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Street photography is so exciting – the searching and waiting for just the right moment when a story unfolds in a single frame. I love the surprise and randomness of candid shots, but once in a while I will ask complete strangers if I can make a street portrait of them if I see something of possible interest. I’m not an ‘in your face’ street photographer. I have nothing against it. It’s a style that can yield some amazing shots, but It’s just not my style. I firmly believe that your photography style reflects your personality. Get inspired by the work of others but don’t try to copy them, define your own style instead.
One aspect of street photography that had always intimidated me was shooting people through the window of a cafe, store or even a bus. Yet, I’ve always admired those images captured by street photographer friends. They really capture a “window” into someone’s life. I don’t mean this as a voyeuristic thing – I respect people too much for that – but it can be a beautiful moment, with room left for the imagination to create a story.
Including signage in the frame provides a nice sense of place. Reflections are interesting, too, and are almost inevitable. Shoot at an angle to avoid being in the picture, unless your goal is to create an original self portrait. Window photography is also a good time to practice shooting from the hip. It take a while to get your framing right, so don’t set your expectations too high at first. There is no right or wrong way to do it – just be respectful of your subjects. And turn off your pop up flash!
Photographing people in embarrassing situations is inappropriate. I try to think how I would feel if captured that way. I prefer to photograph beautiful emotions, such as people enjoying each other’s company at a cafe or day dreaming. Again, what you photograph is a reflection of your personality. Trust your instinct. If you don’t feel good about capturing what might be a private moment, then don’t. If it doesn’t feel right, then it probably isn’t!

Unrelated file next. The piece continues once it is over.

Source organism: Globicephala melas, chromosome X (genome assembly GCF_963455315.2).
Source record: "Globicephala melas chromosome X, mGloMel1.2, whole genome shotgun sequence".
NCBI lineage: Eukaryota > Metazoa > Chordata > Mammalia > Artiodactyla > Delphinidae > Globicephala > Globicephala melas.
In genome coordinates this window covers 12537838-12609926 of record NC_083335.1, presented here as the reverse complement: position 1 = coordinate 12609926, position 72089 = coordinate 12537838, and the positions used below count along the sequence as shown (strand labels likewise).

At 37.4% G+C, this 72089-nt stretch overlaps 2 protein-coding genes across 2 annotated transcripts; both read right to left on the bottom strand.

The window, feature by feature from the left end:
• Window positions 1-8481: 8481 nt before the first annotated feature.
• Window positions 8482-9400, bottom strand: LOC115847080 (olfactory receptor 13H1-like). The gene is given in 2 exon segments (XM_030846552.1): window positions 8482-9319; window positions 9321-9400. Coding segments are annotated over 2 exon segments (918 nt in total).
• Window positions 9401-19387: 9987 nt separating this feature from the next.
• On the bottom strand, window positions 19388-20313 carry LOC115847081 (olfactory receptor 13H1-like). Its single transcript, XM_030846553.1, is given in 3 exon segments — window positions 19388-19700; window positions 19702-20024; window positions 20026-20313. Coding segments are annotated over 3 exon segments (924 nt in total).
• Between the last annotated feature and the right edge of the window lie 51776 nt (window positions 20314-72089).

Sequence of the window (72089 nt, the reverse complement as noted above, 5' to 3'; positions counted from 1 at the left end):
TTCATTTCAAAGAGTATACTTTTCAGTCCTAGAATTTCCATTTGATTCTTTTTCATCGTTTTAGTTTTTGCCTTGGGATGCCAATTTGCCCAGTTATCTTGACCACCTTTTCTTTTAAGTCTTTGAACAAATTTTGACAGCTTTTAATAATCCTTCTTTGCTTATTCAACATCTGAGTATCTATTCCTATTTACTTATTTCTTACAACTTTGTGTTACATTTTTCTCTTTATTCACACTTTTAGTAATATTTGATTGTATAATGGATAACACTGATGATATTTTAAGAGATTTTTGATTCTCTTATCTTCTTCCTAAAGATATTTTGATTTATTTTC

The best way to grow one’s skill is to get out of your comfort zone. This is especially important if you find yourself in a creative rut or are losing the passion for your craft. If that sounds like you, then try something new, something that is a bit uncomfortable and you will grow in the process.
‘Window street photography’ worked for me that way. Now that I started doing it more often, I am more comfortable and see opportunities everywhere I go. My photo walks are more exciting and interesting. You know the feeling you get when you’ve captured something truly special? You never want to lose that thrill!
Note: Many of you will ask if you need special permission to photograph people on the streets. Every country is different, but in most places it’s perfectly acceptable to photograph people in a public place or in a place visible from the street such as through a cafe window. No model release form is necessary as long as you use the images for editorial purposes such as to illustrate an article or for fine art use only. Any commercial usage requires special model releases signed by everyone included in the frame. Be advised to check with your local authorities about their rules before photographing on the street.